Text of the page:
Some people might see Sara Garton, a 74-year-old former copy editor, as a threat to Aspen’s affordable housing system. She’s lived in her one-bedroom condo in an affordable housing unit for 30 years.
And she has no intention of moving out.
“We are in what we call the black hole of affordable housing,” she said.
“I can’t afford this lifestyle in New Castle,” she added, referring to a town more than an hour away on Interstate 70 with much lower real estate prices.
Aspen has one of the craziest housing markets in the country, where more than half of the population lives in affordable housing. A double-wide trailer can sell for $1 million.
City leaders recognized decades ago that housing prices were growing exponentially. So they created an affordable housing program that’s now showing its age. What started as workforce housing in the 1970s is increasingly becoming retirement housing, raising fundamental questions about the program.
Take Sara Garton’s case. Her Aspen condo could sell on the open market for $1 million. But because it’s part of the affordable housing program, she estimates she could only get about $170,000 for it. So why would she sell?
There isn’t a retirement home here, and she doesn’t want to leave the city she’s called home for decades.
A 'Ticking Time Bomb'
Aspen is a town where fund managers drive Ferraris and bartenders get around on bicycles. The program was built so both could live here.
“The people who created the program back in the 70s they never thought they were going to get old,” said city councilman Adam Frisch. “And they never thought the buildings were going to get old.”
Frisch said Aspen was ahead of its time developing affordable housing. Other resort towns like Jackson Hole, Wyoming copied a lot from it. But he said controlling the price of half the city’s homes has had unintended consequences.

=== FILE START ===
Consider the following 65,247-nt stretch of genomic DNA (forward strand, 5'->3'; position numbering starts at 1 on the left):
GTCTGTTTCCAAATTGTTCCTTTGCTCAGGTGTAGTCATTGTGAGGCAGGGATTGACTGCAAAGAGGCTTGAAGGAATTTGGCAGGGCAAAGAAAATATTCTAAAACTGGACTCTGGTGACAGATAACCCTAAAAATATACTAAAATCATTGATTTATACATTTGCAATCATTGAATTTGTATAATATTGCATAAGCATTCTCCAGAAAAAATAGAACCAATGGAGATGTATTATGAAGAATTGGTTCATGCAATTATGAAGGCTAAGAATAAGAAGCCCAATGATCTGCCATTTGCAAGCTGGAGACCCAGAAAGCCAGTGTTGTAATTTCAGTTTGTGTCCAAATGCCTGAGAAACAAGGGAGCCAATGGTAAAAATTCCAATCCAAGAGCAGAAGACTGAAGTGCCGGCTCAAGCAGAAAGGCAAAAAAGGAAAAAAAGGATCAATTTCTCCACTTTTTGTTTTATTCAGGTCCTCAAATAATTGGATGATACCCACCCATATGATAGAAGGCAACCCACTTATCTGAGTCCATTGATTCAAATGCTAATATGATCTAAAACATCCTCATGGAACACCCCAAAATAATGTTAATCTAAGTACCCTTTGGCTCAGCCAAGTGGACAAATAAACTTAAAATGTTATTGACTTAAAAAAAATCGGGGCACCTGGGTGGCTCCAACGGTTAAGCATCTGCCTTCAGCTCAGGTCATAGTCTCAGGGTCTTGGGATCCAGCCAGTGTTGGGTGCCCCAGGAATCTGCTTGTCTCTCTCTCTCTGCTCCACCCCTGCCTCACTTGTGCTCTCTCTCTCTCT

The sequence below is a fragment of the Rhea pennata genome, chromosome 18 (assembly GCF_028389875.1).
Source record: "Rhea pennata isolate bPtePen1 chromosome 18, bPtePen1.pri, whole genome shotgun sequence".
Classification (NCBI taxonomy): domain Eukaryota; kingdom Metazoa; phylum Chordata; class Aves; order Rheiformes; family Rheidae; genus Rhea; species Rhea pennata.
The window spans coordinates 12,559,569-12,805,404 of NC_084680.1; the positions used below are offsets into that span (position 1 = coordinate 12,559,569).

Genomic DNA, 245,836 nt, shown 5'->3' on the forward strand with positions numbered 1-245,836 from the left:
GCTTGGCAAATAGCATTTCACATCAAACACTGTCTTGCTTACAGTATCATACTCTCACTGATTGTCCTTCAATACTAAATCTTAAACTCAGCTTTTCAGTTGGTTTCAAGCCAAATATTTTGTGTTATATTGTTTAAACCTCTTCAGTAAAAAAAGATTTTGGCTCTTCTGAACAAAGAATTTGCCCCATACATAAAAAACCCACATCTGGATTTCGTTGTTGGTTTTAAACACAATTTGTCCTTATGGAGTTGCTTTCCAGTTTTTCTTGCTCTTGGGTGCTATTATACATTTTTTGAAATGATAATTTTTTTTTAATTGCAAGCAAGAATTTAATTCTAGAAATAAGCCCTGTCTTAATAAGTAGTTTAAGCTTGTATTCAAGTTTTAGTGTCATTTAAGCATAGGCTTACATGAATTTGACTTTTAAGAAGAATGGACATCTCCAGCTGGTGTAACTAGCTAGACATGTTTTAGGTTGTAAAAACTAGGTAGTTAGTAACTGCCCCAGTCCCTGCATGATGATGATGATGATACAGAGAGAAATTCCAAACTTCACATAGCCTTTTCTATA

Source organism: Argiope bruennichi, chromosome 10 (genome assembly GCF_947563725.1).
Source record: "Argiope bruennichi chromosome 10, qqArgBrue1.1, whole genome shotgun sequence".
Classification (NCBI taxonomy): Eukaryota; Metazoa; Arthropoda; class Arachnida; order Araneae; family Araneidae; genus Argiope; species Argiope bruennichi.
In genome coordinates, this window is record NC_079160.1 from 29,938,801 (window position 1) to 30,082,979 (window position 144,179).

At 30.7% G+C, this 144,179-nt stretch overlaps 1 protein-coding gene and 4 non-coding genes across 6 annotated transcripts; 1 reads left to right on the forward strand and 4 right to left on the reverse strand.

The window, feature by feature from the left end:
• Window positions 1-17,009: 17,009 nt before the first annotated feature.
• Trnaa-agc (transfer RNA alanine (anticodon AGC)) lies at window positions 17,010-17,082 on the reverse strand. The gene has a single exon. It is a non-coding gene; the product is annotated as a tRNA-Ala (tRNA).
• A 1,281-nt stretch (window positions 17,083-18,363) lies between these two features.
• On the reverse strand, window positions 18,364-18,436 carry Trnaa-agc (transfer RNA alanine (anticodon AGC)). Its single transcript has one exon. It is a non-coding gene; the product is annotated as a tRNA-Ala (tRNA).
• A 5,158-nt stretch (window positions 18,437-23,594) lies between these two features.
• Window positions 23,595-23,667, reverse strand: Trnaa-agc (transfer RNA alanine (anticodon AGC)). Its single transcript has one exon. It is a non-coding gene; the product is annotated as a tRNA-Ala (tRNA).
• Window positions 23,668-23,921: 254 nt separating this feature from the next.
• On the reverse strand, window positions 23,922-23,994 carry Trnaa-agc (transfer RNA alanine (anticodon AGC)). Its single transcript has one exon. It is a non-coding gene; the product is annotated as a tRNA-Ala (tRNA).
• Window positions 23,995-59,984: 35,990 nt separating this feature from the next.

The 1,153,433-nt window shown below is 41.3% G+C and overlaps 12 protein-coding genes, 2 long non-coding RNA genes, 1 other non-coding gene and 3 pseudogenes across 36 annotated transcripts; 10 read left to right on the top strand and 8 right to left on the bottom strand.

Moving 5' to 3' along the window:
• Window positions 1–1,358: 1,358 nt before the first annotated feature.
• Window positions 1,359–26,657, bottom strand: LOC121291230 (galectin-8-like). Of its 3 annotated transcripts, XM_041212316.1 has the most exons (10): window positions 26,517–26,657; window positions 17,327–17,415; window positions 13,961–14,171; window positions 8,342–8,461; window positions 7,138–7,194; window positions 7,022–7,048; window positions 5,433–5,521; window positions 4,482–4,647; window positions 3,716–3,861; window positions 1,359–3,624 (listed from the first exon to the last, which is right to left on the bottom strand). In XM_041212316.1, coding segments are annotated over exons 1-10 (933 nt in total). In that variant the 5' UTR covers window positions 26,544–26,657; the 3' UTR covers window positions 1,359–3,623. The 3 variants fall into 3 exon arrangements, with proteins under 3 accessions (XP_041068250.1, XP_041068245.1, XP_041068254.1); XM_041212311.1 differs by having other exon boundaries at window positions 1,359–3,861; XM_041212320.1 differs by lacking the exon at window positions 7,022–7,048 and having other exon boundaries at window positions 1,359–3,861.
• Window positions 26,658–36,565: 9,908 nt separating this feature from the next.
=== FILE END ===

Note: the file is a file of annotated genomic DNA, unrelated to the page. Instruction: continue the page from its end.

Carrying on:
“When you have an unlimited demand for something and you put a capped price on it, regardless of what it is, market forces get out of whack,” Frisch said.
Most of the owner-occupied affordable housing units were built decades ago, and many haven’t been maintained. Everything from the plumbing to the paint needs work, but there’s little incentive for condo owners to renovate since the price is capped and they won’t realize any big gain from the improvements. Plus, there can be up to 60 bids on a property, selling it "as is."
Then there’s the looming problem of retirees. Half of residents in Aspen’s affordable housing units are 10 to 20 years from retirement. It’s unlikely they’ll leave to free up that space for young workers and families.
“It’s a ticking time bomb,” said Mike Kosdrosky, who runs Aspen’s affordable housing program. “If we’re not going to address it then we’re going to be in a world of pain 10 years down the line.”
Game Of Chance
Aspen’s restrictions on new development limits the space to build many new units. Getting housing in Aspen can be a matter of luck. To get a coveted unit, you have to win a lottery.
“The old way of the lottery used to be ping pong balls, and they used to do it in a very public way in a big ballroom at the local hotel,” said Kosdrosky.
Now it’s more humane, done by computer. It still leaves people like Christine Benedetti, a freelance journalist, on the outside looking in. She’s been a lottery loser for years, and she worries that a system setup by baby boomers is merely serving baby boomers.
“I think it’s uncomfortable for a lot of people when you start talking about retirees and moving them out, because those people who built this community get very defensive rightfully so,” said Benedetti, who formed a group called Next Generation Advisory Commission to advocate for the younger generation.
She isn’t pushing to kick retirees out, but she’d like to see empty-nesters be able to seamlessly move to smaller units.
The fact that people have to win a lottery to get a basic housing bothers Vince Savage. He’s a psychiatrist who runs the homeless day program in Aspen. The region has a serious suicide problem, nearly four times the national rate of suicides, according to the Valley Health Alliance.
Savage said a person who loses the housing lottery in Aspen, can spend hours each day commuting in their car.
“You get this isolation factor going on,” said Savage. “And isolation does have an effect on depression and suicide. That’s one thing that may not get talked about as much here is how isolating the economic factor is.”
Savage said many of the people who can’t find a place to live drive by $10 million homes, some of which are only filled for a couple weeks during the winter holidays.